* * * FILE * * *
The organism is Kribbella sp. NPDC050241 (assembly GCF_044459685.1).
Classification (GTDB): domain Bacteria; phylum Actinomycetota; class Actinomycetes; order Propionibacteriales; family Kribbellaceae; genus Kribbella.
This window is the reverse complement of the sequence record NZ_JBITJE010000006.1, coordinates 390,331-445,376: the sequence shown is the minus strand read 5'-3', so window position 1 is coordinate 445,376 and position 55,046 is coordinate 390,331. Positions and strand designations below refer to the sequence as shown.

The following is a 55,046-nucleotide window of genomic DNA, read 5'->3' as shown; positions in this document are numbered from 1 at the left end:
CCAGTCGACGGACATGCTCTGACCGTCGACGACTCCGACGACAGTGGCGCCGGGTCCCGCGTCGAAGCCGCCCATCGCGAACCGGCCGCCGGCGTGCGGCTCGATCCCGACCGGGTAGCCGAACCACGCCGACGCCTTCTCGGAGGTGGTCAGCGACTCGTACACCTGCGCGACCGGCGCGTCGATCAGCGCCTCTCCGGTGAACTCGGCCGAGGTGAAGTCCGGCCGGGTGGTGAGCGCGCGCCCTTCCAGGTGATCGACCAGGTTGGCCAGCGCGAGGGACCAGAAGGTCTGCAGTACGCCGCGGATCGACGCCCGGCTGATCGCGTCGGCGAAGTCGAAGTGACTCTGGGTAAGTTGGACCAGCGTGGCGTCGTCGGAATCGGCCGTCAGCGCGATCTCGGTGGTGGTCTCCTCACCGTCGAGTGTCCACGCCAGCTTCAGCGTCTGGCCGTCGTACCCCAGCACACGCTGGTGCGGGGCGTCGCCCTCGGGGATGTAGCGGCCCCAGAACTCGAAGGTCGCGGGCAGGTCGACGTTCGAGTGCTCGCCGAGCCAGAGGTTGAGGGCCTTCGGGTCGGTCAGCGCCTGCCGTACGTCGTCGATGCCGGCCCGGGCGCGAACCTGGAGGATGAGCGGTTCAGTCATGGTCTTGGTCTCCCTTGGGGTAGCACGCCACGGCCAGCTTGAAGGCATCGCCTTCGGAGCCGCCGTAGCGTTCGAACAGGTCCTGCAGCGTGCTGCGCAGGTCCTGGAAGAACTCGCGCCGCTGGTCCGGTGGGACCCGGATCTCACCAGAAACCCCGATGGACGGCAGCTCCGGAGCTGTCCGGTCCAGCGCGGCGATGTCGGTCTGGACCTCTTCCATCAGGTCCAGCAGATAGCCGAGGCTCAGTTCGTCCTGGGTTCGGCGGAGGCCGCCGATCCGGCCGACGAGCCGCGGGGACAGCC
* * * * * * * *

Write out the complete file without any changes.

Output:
The organism is Kribbella sp. NPDC050241 (assembly GCF_044459685.1).
Classification (GTDB): domain Bacteria; phylum Actinomycetota; class Actinomycetes; order Propionibacteriales; family Kribbellaceae; genus Kribbella.
This window is the reverse complement of the sequence record NZ_JBITJE010000006.1, coordinates 390,331-445,376: the sequence shown is the minus strand read 5'-3', so window position 1 is coordinate 445,376 and position 55,046 is coordinate 390,331. Positions and strand designations below refer to the sequence as shown.

The following is a 55,046-nucleotide window of genomic DNA, read 5'->3' as shown; positions in this document are numbered from 1 at the left end:
CCAGTCGACGGACATGCTCTGACCGTCGACGACTCCGACGACAGTGGCGCCGGGTCCCGCGTCGAAGCCGCCCATCGCGAACCGGCCGCCGGCGTGCGGCTCGATCCCGACCGGGTAGCCGAACCACGCCGACGCCTTCTCGGAGGTGGTCAGCGACTCGTACACCTGCGCGACCGGCGCGTCGATCAGCGCCTCTCCGGTGAACTCGGCCGAGGTGAAGTCCGGCCGGGTGGTGAGCGCGCGCCCTTCCAGGTGATCGACCAGGTTGGCCAGCGCGAGGGACCAGAAGGTCTGCAGTACGCCGCGGATCGACGCCCGGCTGATCGCGTCGGCGAAGTCGAAGTGACTCTGGGTAAGTTGGACCAGCGTGGCGTCGTCGGAATCGGCCGTCAGCGCGATCTCGGTGGTGGTCTCCTCACCGTCGAGTGTCCACGCCAGCTTCAGCGTCTGGCCGTCGTACCCCAGCACACGCTGGTGCGGGGCGTCGCCCTCGGGGATGTAGCGGCCCCAGAACTCGAAGGTCGCGGGCAGGTCGACGTTCGAGTGCTCGCCGAGCCAGAGGTTGAGGGCCTTCGGGTCGGTCAGCGCCTGCCGTACGTCGTCGATGCCGGCCCGGGCGCGAACCTGGAGGATGAGCGGTTCAGTCATGGTCTTGGTCTCCCTTGGGGTAGCACGCCACGGCCAGCTTGAAGGCATCGCCTTCGGAGCCGCCGTAGCGTTCGAACAGGTCCTGCAGCGTGCTGCGCAGGTCCTGGAAGAACTCGCGCCGCTGGTCCGGTGGGACCCGGATCTCACCAGAAACCCCGATGGACGGCAGCTCCGGAGCTGTCCGGTCCAGCGCGGCGATGTCGGTCTGGACCTCTTCCATCAGGTCCAGCAGATAGCCGAGGCTCAGTTCGTCCTGGGTTCGGCGGAGGCCGCCGATCCGGCCGACGAGCCGCGGGGACAGCC